Again, not all reformsters. But still. I feel a little like I did a decade ago when I thought, "These damned tests-- it's almost as if they want us to fail and--oh, hell! That's it! They do want us to fail."

There will always be an assortment of reasons for disruption advocates to favor the zero sum game for school funding. But one of those reasons is that they do really want to bleed public schools to death. If I've learned anything in the last decade, it's that you cannot underestimate how very much some people hate hate hate the public education system.

Information Sources: Don't Quit Your Day Job

The New York Times just announced another "project" to be embedded within the paper and funded by philanthropic types. It's not a new model; the Gates Foundation has been funding journalism "projects" for a while. This piece by Tim Schwab at the Columbia Journalism Review lays out in depressing detail just how large the Bill Gates Underwritten Journalism Industry actually is (freakin' huge). This kind of funding model reflects how hard times for "journalism" has affected the tilt of what you and I get to read.

Blame the internet, at least in part, because of its prodigious grasping hunger for content. If you want to keep your site in the game, you've got to be rolling out new content several times daily. And that content has to come from somewhere, and there has to be a lot of it, and it has to be cheap.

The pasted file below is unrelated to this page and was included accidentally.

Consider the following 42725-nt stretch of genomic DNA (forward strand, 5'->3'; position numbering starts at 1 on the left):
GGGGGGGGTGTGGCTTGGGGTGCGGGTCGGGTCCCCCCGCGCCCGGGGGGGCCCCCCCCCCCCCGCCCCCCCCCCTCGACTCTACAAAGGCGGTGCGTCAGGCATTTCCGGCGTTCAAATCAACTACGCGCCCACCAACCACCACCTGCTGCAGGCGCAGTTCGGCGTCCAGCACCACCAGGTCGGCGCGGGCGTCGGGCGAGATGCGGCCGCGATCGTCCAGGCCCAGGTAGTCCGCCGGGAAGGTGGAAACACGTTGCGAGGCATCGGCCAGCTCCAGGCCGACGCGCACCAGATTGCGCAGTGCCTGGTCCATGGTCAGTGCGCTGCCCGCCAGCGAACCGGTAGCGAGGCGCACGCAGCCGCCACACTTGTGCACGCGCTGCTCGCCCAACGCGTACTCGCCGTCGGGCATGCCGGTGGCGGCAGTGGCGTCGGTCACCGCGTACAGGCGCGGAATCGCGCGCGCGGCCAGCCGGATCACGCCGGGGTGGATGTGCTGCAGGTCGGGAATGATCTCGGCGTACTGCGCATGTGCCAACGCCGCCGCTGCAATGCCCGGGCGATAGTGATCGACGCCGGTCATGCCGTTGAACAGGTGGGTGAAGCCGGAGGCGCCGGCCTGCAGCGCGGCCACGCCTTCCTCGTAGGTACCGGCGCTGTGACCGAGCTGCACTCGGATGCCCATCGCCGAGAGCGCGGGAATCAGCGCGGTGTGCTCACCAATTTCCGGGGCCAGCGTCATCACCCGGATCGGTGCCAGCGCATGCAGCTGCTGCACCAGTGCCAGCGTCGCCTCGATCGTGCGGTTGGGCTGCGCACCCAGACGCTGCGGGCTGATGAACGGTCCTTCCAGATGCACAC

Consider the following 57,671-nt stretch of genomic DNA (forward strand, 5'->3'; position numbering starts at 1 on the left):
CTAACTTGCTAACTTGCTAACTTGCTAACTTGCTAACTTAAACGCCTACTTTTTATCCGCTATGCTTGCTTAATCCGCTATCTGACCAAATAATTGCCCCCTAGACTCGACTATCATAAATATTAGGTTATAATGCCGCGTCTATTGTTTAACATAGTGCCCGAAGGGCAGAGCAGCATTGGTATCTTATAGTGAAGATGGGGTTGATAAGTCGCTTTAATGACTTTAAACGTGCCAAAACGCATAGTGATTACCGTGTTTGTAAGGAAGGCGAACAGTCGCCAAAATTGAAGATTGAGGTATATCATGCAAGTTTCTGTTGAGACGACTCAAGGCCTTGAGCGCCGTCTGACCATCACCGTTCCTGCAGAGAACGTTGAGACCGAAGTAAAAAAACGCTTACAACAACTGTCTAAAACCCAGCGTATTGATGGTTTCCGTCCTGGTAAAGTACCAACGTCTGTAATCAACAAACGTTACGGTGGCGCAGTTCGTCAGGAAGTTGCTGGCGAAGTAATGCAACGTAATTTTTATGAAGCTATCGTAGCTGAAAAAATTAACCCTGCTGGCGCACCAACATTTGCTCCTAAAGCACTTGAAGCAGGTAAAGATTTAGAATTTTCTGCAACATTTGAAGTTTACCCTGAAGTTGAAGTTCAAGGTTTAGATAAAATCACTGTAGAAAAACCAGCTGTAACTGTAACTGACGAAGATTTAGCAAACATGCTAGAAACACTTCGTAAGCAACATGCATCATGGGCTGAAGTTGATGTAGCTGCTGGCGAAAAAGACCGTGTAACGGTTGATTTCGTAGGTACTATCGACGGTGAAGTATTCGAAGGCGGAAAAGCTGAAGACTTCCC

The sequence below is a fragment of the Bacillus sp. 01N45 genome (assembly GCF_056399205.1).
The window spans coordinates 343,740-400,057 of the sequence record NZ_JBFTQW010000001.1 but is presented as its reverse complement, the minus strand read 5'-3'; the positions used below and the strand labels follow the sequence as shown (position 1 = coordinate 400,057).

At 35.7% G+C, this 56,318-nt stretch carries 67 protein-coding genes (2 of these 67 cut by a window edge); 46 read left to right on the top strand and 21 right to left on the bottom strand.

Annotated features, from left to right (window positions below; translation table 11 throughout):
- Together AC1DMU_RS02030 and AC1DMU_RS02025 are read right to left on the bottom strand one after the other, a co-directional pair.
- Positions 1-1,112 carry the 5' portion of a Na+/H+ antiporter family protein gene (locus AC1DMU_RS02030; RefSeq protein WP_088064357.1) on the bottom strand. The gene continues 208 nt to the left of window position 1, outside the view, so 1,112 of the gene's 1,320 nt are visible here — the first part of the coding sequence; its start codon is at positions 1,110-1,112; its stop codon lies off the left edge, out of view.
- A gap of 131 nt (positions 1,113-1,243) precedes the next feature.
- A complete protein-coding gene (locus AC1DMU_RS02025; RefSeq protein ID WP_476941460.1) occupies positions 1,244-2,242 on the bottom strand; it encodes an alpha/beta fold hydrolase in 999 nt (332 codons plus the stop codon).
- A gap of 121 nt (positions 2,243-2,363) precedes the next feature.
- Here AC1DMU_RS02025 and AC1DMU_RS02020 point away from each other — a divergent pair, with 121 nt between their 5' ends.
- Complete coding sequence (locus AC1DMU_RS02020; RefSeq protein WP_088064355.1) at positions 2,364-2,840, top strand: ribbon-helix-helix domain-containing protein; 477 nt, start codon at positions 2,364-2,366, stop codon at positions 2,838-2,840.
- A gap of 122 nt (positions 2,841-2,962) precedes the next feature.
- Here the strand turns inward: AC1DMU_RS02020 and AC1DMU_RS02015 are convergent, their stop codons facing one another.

The old Huffington Post model was a prime example of what can happen next. You may recall that I used to write for HuffPost. So did a lot of other people. It paid exactly $0.00; more accurately, it paid in eyeballs. Sometimes it paid handsomely; this piece may be the most-viewed thing I've ever written.

What we've got is an information ecosystem in which people can't afford to be writers. Nobody who does journalism for a living is making a particularly great living

And what that means, in turn, is that we have an information ecosystem in which many of the producers aren't actually working for the organization under whose masthead they appear. They are either working for someone else, or they're working out of dedication to a cause.

I'm not just talking about the cardboard faux fronts put up by the wealthy, eg Education Post, originally created by Eli Broad, Laurene Powell Jobs, and others of that crowd to imitate an education information website while really devoted to pushing their PR (EdPost has recently morphed into something a little more interesting, but that's a conversation for another day).

I'm talking, for instance, about thinky tank employees who are readily available as a source for any education article, because that's part of their job, and who regularly produce content for other outlets not because they are working for those outlets, but because they are using those outlets to do their real job, which is to push a particular narrative.